Like many folk beliefs and practices in East Asian medicine, this one is not necessarily based in empirical scientific proof, but this does not mean there is no truth to it. Remedies and folk beliefs formerly dismissed as “superstitious” have often been tested and proven effective by the medical/scientific institution, and subsequently incorporated into Western medicine. This belief reflects a general practice in Eastern medicine of focusing on overall bodily wellness rather than quick cures for acute illness.

Folk speech
Tales /märchen

“Yeki bood, yeki nabood”

My friend Panteha is of Iranian descent on her dad’s side. She recalls a phrase in Farsi that her dad would always use to begin stories or fairy tales he told her as a kid.

The phrase is, in the original Farsi:
یکی بود یکی نبود

It is transliterated as “Yeki bood yeki nabood,” which roughly translates to “once there was one and once there wasn’t one.” This phrase is used in essentially the same manner in which many english speakers use “once upon a time” to begin folk narratives, particularly tales. Although these phrases have different literal translations, they serve the same purpose: to establish the fantastical or fictional nature of a folk narrative.

Folk speech
Game

“Two Dead Boys” jump rope rhyme

My mom shared the following rhyme, which she learned from her mother, with me:

“One bright day in the middle of the night, two dead boys got up to fight. Back to back they faced each other, drew their swords and shot each other. A deaf policeman heard the noise, came and killed those two dead boys.”

She says of the rhyme, “I learned it from my mom, and she described it as a jump rope rhyme…double dutch jump roping was very popular for many years in elementary schools. And my mom grew up all over the place, so I don’t know exactly where she got this from. She was born in Atlantic City but she was also raised partly in Biloxi, Mississippi and um, Chapel Hill, North Carolina. So I don’t know where this came from originally but, yeah, she was born in 1928 so it would’ve been from the ’30s.”

My mom jumped rope as a child, but she didn’t use this rhyme for that purpose because it seemed “kind of ghoulish” to her. She says she had jump rope rhymes of her own, but can’t remember any of them as well as she remembers “Two Dead Boys.” I imagine that this particular rhyme stuck with my mom because it is somewhat macabre, and things that frighten or disturb us as children tend to remain in our memories. It is interesting, although not particularly surprising, to me that a piece of folklore used in children’s play would have such dark imagery. Children’s folklore often involves subject matter usually deemed inappropriate for them, but expressed and performed with coded language or, as in this case, with whimsy and humor.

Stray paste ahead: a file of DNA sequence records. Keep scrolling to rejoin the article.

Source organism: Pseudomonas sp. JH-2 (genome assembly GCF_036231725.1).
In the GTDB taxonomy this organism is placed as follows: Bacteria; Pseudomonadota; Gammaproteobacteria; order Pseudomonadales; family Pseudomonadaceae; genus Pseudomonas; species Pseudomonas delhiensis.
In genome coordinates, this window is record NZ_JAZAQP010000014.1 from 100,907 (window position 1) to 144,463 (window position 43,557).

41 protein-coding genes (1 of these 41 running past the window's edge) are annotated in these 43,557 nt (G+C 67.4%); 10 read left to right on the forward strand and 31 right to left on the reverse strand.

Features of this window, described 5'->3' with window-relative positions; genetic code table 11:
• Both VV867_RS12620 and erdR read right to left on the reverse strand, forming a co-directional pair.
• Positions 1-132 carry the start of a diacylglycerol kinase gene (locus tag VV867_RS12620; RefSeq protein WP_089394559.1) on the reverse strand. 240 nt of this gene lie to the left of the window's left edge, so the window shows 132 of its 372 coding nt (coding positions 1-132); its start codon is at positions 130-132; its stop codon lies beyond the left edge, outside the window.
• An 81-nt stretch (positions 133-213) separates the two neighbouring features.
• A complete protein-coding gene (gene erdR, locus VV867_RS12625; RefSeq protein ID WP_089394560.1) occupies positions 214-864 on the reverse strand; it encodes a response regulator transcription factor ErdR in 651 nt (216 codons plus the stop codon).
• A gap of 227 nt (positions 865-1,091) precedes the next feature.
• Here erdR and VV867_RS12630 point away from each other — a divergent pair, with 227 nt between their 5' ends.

For other variants on this nonsense rhyme, see the British Columbia Folklore Society’s blog entry: http://folklore.bc.ca/one-fine-day-in-the-middle-of-the-night/

Folk Beliefs
Folk medicine

Eating fruit before bed

My friend Justine is Chinese-American, and her parents are doctors who practice holistic Eastern medicine. She shared the following folk belief with me:

“I guess like, it’s a tradition to always eat fruit before going to bed, like you have to eat fruit before you go to bed cause that’s like, it’s better for your body and like it’ll help your immune system too. But I wonder if that’s actually helping, or if it’s more like a- it’s just something that a lot of people do. And I find that that’s like, [a common belief] across all Asian, especially Eastern Asian people.”